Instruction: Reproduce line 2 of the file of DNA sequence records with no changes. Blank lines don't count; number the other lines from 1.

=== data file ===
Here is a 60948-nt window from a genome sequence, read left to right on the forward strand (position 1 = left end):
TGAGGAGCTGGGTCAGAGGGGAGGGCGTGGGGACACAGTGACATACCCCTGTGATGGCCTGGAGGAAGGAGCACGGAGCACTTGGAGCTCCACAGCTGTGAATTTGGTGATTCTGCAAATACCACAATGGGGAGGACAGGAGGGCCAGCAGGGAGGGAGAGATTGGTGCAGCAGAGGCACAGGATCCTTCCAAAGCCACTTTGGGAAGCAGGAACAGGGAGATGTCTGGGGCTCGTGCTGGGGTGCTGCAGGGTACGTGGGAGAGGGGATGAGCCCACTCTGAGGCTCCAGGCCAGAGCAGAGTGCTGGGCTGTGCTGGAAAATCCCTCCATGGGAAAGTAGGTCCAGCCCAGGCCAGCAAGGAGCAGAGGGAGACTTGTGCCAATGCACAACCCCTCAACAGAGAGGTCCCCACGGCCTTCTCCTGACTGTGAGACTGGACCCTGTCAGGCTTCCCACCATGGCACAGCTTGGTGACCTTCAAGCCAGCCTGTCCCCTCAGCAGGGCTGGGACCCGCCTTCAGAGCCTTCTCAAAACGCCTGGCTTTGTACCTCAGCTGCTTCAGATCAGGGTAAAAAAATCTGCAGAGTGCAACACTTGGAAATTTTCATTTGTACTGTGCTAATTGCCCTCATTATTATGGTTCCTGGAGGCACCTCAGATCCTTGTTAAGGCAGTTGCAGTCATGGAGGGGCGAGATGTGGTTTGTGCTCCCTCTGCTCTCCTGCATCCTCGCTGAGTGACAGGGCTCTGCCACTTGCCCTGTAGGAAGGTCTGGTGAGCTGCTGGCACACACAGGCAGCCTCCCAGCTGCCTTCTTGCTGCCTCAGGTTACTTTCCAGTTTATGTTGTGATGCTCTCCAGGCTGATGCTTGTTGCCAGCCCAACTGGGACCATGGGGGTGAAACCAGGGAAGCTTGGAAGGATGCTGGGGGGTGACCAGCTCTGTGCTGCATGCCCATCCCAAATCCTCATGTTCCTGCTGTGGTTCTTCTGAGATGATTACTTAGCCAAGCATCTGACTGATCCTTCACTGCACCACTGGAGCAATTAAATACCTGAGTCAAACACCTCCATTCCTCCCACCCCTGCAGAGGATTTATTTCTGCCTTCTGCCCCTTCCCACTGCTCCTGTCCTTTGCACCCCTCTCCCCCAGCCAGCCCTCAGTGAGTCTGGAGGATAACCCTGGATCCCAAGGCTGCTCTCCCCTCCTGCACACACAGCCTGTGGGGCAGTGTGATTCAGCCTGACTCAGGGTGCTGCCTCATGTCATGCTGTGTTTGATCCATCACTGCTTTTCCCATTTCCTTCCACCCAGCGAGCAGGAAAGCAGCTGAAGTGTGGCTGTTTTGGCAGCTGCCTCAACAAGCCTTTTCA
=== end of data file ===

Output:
TGAGGAGCTGGGTCAGAGGGGAGGGCGTGGGGACACAGTGACATACCCCTGTGATGGCCTGGAGGAAGGAGCACGGAGCACTTGGAGCTCCACAGCTGTGAATTTGGTGATTCTGCAAATACCACAATGGGGAGGACAGGAGGGCCAGCAGGGAGGGAGAGATTGGTGCAGCAGAGGCACAGGATCCTTCCAAAGCCACTTTGGGAAGCAGGAACAGGGAGATGTCTGGGGCTCGTGCTGGGGTGCTGCAGGGTACGTGGGAGAGGGGATGAGCCCACTCTGAGGCTCCAGGCCAGAGCAGAGTGCTGGGCTGTGCTGGAAAATCCCTCCATGGGAAAGTAGGTCCAGCCCAGGCCAGCAAGGAGCAGAGGGAGACTTGTGCCAATGCACAACCCCTCAACAGAGAGGTCCCCACGGCCTTCTCCTGACTGTGAGACTGGACCCTGTCAGGCTTCCCACCATGGCACAGCTTGGTGACCTTCAAGCCAGCCTGTCCCCTCAGCAGGGCTGGGACCCGCCTTCAGAGCCTTCTCAAAACGCCTGGCTTTGTACCTCAGCTGCTTCAGATCAGGGTAAAAAAATCTGCAGAGTGCAACACTTGGAAATTTTCATTTGTACTGTGCTAATTGCCCTCATTATTATGGTTCCTGGAGGCACCTCAGATCCTTGTTAAGGCAGTTGCAGTCATGGAGGGGCGAGATGTGGTTTGTGCTCCCTCTGCTCTCCTGCATCCTCGCTGAGTGACAGGGCTCTGCCACTTGCCCTGTAGGAAGGTCTGGTGAGCTGCTGGCACACACAGGCAGCCTCCCAGCTGCCTTCTTGCTGCCTCAGGTTACTTTCCAGTTTATGTTGTGATGCTCTCCAGGCTGATGCTTGTTGCCAGCCCAACTGGGACCATGGGGGTGAAACCAGGGAAGCTTGGAAGGATGCTGGGGGGTGACCAGCTCTGTGCTGCATGCCCATCCCAAATCCTCATGTTCCTGCTGTGGTTCTTCTGAGATGATTACTTAGCCAAGCATCTGACTGATCCTTCACTGCACCACTGGAGCAATTAAATACCTGAGTCAAACACCTCCATTCCTCCCACCCCTGCAGAGGATTTATTTCTGCCTTCTGCCCCTTCCCACTGCTCCTGTCCTTTGCACCCCTCTCCCCCAGCCAGCCCTCAGTGAGTCTGGAGGATAACCCTGGATCCCAAGGCTGCTCTCCCCTCCTGCACACACAGCCTGTGGGGCAGTGTGATTCAGCCTGACTCAGGGTGCTGCCTCATGTCATGCTGTGTTTGATCCATCACTGCTTTTCCCATTTCCTTCCACCCAGCGAGCAGGAAAGCAGCTGAAGTGTGGCTGTTTTGGCAGCTGCCTCAACAAGCCTTTTCA